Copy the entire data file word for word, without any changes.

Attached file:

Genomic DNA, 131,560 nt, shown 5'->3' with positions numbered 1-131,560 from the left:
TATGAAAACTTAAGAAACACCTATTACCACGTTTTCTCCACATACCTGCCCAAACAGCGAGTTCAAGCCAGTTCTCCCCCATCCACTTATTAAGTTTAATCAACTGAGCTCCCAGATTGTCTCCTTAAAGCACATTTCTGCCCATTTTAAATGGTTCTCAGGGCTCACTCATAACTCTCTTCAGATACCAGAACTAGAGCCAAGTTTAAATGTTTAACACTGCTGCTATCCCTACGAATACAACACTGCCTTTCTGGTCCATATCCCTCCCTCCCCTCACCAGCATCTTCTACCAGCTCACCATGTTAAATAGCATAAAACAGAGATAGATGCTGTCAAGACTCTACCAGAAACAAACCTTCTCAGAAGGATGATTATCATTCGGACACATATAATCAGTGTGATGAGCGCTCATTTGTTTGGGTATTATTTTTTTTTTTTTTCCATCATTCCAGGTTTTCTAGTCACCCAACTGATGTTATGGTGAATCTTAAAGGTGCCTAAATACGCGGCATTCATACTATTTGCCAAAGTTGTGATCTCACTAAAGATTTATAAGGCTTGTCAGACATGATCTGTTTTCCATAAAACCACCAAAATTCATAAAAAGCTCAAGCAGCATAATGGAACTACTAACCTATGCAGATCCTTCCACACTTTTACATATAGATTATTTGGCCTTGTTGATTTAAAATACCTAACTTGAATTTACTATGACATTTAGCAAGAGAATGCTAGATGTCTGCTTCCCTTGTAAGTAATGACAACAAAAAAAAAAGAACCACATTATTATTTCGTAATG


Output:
Genomic DNA, 131,560 nt, shown 5'->3' with positions numbered 1-131,560 from the left:
TATGAAAACTTAAGAAACACCTATTACCACGTTTTCTCCACATACCTGCCCAAACAGCGAGTTCAAGCCAGTTCTCCCCCATCCACTTATTAAGTTTAATCAACTGAGCTCCCAGATTGTCTCCTTAAAGCACATTTCTGCCCATTTTAAATGGTTCTCAGGGCTCACTCATAACTCTCTTCAGATACCAGAACTAGAGCCAAGTTTAAATGTTTAACACTGCTGCTATCCCTACGAATACAACACTGCCTTTCTGGTCCATATCCCTCCCTCCCCTCACCAGCATCTTCTACCAGCTCACCATGTTAAATAGCATAAAACAGAGATAGATGCTGTCAAGACTCTACCAGAAACAAACCTTCTCAGAAGGATGATTATCATTCGGACACATATAATCAGTGTGATGAGCGCTCATTTGTTTGGGTATTATTTTTTTTTTTTTTCCATCATTCCAGGTTTTCTAGTCACCCAACTGATGTTATGGTGAATCTTAAAGGTGCCTAAATACGCGGCATTCATACTATTTGCCAAAGTTGTGATCTCACTAAAGATTTATAAGGCTTGTCAGACATGATCTGTTTTCCATAAAACCACCAAAATTCATAAAAAGCTCAAGCAGCATAATGGAACTACTAACCTATGCAGATCCTTCCACACTTTTACATATAGATTATTTGGCCTTGTTGATTTAAAATACCTAACTTGAATTTACTATGACATTTAGCAAGAGAATGCTAGATGTCTGCTTCCCTTGTAAGTAATGACAACAAAAAAAAAAGAACCACATTATTATTTCGTAATG